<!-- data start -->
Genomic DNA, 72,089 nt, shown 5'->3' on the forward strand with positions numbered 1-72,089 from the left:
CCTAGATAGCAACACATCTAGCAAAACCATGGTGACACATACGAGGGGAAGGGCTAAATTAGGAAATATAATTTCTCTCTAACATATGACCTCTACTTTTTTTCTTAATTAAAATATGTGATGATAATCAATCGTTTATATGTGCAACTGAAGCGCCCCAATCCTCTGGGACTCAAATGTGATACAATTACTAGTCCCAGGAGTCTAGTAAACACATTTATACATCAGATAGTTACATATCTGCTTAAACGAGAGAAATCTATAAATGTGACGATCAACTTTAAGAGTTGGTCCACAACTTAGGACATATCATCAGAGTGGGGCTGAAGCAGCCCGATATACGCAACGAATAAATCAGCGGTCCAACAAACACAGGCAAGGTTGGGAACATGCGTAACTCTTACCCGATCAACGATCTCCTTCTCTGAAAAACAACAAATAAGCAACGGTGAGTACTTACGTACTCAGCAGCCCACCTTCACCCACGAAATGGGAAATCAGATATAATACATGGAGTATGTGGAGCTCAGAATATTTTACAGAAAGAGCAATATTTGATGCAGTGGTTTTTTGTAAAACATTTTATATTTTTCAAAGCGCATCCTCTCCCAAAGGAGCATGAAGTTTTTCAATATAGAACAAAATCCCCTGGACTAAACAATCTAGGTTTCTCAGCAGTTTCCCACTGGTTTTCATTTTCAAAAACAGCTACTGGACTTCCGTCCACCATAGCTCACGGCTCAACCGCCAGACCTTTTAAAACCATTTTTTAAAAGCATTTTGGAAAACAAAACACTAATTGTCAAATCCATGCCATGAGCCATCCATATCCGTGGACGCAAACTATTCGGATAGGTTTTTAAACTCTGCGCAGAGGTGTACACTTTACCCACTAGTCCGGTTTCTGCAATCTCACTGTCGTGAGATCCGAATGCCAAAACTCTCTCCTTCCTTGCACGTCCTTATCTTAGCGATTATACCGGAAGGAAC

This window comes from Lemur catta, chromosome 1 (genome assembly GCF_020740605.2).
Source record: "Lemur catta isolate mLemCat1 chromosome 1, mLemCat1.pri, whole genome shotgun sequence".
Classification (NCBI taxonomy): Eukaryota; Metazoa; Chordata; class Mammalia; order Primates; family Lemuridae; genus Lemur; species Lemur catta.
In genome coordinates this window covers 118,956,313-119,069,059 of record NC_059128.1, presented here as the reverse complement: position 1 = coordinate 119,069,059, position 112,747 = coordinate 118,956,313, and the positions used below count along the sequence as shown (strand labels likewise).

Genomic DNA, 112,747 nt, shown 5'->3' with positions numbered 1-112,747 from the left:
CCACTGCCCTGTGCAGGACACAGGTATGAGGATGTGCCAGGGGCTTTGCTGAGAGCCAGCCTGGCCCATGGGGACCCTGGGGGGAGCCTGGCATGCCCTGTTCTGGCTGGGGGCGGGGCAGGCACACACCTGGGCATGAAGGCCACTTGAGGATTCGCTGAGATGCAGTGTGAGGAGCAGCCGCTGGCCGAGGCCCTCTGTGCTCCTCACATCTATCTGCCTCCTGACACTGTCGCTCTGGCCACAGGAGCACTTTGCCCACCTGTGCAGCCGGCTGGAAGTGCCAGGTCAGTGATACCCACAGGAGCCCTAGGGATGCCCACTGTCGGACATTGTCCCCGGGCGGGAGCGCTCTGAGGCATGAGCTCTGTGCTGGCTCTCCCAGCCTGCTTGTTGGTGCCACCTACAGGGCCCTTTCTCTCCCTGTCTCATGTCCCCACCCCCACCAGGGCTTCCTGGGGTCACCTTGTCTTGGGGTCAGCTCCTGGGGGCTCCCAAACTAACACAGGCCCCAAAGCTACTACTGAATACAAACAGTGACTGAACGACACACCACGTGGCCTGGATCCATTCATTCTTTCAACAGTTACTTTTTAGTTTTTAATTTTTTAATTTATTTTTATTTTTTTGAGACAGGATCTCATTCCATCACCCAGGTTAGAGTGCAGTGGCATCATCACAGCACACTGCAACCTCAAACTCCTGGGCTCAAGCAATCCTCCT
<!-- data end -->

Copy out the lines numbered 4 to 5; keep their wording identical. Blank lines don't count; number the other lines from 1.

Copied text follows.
Source record: "Lemur catta isolate mLemCat1 chromosome 1, mLemCat1.pri, whole genome shotgun sequence".
Classification (NCBI taxonomy): Eukaryota; Metazoa; Chordata; class Mammalia; order Primates; family Lemuridae; genus Lemur; species Lemur catta.